Fernmeldeturm NürnbergEdit profile
The Fernmeldeturm Nürnberg, the tallest structure in Bavaria, is a telecommunication tower in Nuremberg, southern Germany. Also called the Nürnberger Ei ("Egg of Nuremberg") because of its egg-shaped tower basket in a height of 185 metres, it is 292 metres high and was built between 1977 and 1980 according to blueprints by architect Erwin Heinle.
The tower basket accommodates transmission mechanisms for Frequency modulation, DAB, UMTS, pager, amateur radio and a microwave radio relay link and – closed since 1991 – a rotating restaurant and a prospect platform. Responsible operator is the DFMG Deutsche Funkturm (German radio tower) GmbH, a subsidiary of Deutsche Telekom based in Münster. From 22 January 2003 to 4 April 2003 the Nürnberg telecommunication tower also served for the spreading of the program of megaradio on mediumwave frequency 945 kHz. For this a wire antenna was strung along the tower shaft, from the top of the tower to the roof of an operating building near the tower.
Since July 2009 a 360° Panoramacamera shows the view over Nuremberg from 194 meter.Forerunner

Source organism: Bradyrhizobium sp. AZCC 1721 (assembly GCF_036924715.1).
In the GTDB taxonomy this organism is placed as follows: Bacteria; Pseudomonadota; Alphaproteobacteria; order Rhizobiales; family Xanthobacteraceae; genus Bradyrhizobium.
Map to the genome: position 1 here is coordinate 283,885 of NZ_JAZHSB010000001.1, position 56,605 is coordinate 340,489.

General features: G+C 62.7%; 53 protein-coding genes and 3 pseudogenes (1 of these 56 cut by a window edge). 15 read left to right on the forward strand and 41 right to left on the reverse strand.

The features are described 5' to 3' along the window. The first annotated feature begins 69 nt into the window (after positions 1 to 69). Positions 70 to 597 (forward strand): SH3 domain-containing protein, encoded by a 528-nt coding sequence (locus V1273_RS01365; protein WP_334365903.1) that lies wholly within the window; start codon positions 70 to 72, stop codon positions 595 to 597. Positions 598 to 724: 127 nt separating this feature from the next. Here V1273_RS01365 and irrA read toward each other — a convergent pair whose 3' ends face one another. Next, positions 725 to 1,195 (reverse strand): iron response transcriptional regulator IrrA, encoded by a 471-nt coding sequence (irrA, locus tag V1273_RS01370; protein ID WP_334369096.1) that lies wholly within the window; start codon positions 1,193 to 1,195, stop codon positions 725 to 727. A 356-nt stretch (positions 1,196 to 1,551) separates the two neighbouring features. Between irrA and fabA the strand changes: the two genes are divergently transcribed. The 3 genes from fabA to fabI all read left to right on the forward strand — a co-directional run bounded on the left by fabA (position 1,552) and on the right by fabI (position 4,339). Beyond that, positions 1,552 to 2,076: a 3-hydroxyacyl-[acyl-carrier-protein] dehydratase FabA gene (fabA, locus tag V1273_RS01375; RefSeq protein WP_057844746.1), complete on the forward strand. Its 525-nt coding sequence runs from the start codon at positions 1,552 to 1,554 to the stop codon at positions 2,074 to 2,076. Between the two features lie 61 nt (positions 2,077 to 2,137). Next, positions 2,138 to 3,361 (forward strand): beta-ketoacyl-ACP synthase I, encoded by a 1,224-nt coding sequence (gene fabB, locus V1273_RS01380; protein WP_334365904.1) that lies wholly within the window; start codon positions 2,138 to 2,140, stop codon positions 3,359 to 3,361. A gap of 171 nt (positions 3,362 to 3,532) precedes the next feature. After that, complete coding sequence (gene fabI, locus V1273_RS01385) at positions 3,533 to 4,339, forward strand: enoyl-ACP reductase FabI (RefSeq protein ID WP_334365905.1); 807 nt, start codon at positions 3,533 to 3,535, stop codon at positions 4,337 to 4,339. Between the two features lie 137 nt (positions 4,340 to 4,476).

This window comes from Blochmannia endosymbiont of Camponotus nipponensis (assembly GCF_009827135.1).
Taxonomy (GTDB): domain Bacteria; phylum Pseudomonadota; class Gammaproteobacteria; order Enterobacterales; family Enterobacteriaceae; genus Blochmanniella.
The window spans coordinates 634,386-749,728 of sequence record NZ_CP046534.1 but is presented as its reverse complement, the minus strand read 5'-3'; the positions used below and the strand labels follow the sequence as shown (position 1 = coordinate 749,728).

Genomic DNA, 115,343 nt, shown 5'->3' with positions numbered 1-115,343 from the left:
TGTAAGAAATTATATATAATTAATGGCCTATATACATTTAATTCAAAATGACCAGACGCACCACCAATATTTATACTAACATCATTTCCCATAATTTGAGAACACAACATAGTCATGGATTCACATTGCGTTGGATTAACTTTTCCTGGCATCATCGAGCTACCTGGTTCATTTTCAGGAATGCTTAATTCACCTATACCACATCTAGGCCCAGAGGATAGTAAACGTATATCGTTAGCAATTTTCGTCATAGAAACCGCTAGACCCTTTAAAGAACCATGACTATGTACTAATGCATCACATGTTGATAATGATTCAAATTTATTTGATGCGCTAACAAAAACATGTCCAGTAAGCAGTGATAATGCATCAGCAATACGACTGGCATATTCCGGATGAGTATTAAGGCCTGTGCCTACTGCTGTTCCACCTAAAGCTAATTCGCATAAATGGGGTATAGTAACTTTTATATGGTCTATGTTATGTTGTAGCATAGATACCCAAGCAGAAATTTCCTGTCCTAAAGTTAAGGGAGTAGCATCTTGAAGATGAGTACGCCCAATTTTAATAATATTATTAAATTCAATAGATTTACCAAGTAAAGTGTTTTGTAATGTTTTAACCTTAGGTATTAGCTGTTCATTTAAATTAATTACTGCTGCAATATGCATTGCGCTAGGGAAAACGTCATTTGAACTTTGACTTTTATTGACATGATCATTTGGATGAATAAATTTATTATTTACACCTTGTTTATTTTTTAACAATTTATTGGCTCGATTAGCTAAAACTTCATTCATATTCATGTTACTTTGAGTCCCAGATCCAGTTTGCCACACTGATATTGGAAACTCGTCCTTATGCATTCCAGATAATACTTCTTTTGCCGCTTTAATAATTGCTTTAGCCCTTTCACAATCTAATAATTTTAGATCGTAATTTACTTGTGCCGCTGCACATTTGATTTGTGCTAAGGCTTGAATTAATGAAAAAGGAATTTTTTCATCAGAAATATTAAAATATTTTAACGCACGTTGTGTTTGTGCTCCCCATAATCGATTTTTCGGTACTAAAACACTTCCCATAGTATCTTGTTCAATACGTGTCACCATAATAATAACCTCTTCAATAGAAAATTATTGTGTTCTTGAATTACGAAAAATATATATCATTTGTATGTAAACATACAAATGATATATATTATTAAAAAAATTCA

From 1927 to 1969, broadcasting programs in medium wave were emitted by the Transmitter Nuremberg-Kleinreuth at the former Rundfunkstraße (Broadcast street) 24. This transmitter was laid to the radio emitting station of the Bayerischer Rundfunk (Bavarian Broadcasting Company) on 15 September 1969 on the Dillberg mountain (see: Dillberg transmitter) where the broadcasting programs of the Bavarian Broadcasting Company are still emitted today.Technical data
- Total height: 292.80 m / 960 ft. (as of 9 April 2005)
- Total weight: 23,000 t
- Maximum diameter of the tower basket: 32.00 m /105 ft.
- Height of the tower basket: 49.70 m / 163 ft.
- Height of the restaurant floor: 189 m / 620 ft.
- Stairs to the prospect platform: 1,170
- Stairs and staves to the top: 1,455
- Lift velocity (up to 30 persons): 7 m/s / 23ft/sec
- Material lift velocity (up to 13 persons): 2 m/s / 7 ft/sec
- Construction time: 12 July 1977 (laying of the foundation stone) to 8 August 1980 (official opening)